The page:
Can we distinguish the effects of pesticides from other abiotic and biotic factors that occur in the field? And how do these factors interact with pesticides?
|Looptijd||2015 - 2019|
Photo: Les pesticides et engrais sont l'une des principales sources de pollution en France © MaxPPP
Whilst in ecotoxicology outstanding lab experiments are performed to unravel the toxicity of pesticides, the results of these experiments can often not be directly extrapolated to natural systems. This is because many additional factors directly and indirectly influence the toxicity of pesticides. This project sets out to distinguish the effects of pesticides from these other factors and study their possible interactions.
In order to sustain the agricultural practices of humans, an abundancy of pesticides is used. The number of pesticides used is only increasing and therefore the pollution of aquatic environments is becoming more complex. Adding to the complexity are additional biotic and abiotic factors such as species competition and high nutrient loads that occur in natural systems. These factors potentially ‘mask’ the toxic effects of pesticides on aquatic communities or even add to toxicity themselves.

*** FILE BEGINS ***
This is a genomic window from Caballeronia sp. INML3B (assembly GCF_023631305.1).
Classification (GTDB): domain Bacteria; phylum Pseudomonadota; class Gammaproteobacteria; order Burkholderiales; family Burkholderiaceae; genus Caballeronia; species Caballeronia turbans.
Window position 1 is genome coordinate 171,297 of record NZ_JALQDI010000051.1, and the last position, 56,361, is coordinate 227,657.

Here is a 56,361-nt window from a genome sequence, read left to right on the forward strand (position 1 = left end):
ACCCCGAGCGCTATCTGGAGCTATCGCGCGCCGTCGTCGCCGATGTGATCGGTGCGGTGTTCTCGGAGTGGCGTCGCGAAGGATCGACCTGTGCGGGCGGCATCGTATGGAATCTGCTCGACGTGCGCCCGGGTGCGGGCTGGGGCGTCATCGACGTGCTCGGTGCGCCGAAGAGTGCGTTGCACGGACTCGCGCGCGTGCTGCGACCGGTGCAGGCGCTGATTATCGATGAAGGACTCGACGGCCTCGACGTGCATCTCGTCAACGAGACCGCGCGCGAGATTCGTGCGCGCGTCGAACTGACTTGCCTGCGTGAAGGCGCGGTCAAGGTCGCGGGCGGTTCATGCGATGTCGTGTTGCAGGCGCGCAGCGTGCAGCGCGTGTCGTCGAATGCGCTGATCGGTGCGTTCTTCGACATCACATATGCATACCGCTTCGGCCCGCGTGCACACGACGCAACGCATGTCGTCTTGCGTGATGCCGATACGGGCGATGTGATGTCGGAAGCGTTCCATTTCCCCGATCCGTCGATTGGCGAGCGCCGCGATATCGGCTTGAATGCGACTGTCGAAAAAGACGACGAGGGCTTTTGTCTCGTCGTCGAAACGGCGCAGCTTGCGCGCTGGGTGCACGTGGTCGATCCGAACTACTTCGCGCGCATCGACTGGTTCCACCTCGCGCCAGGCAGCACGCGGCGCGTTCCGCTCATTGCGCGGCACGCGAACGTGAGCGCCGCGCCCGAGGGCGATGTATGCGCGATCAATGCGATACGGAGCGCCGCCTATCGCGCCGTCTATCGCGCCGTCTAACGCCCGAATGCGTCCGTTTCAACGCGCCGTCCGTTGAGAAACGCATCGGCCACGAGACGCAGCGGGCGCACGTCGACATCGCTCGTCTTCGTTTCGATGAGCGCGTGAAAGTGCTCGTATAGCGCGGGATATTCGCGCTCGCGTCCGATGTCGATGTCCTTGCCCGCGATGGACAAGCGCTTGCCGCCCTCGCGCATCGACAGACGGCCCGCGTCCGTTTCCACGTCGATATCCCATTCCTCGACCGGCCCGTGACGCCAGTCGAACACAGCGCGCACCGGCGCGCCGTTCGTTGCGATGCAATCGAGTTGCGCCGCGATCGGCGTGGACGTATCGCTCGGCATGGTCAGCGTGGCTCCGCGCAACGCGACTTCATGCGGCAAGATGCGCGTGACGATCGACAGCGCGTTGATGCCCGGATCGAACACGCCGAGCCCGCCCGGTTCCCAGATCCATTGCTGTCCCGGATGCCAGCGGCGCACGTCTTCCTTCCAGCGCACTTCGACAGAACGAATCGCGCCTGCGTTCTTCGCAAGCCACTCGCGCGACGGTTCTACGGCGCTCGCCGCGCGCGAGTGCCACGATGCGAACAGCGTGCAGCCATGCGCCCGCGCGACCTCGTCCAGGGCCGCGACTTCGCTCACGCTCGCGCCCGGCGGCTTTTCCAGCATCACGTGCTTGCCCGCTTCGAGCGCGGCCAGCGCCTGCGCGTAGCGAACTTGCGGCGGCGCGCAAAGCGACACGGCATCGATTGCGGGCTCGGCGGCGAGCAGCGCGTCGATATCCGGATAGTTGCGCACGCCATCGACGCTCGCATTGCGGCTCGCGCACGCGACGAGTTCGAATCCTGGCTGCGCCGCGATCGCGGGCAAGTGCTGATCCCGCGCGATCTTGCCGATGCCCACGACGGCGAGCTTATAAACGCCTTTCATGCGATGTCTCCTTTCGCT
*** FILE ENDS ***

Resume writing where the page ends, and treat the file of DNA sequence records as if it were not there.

This research will address these complex interactions on multiple levels via a lab and field approach. We will focus on ditch systems as these systems are i) directly linked to areas where pesticides are used, ii) contain high nutrient concentrations and iii) harbor unique biota.
- Ieromina, O., Peijnenburg, W.J.G.M., de Snoo, G.R., Vijver, M.G. (2014). Population responses of Daphnia magna, Chydorus sphaericus and Asellus aquaticus in pesticide contaminated ditches around bulb fields. Enviromental Pollution 192, 196-203
- Ieromina, O., Peijnenburg, W. J. G. M., Musters, C. J.M., and Vijver, M. G. (2015). The contribution of pesticides to the variance in community composition of aquatic macrofauna in the field. Basic and Applied Ecology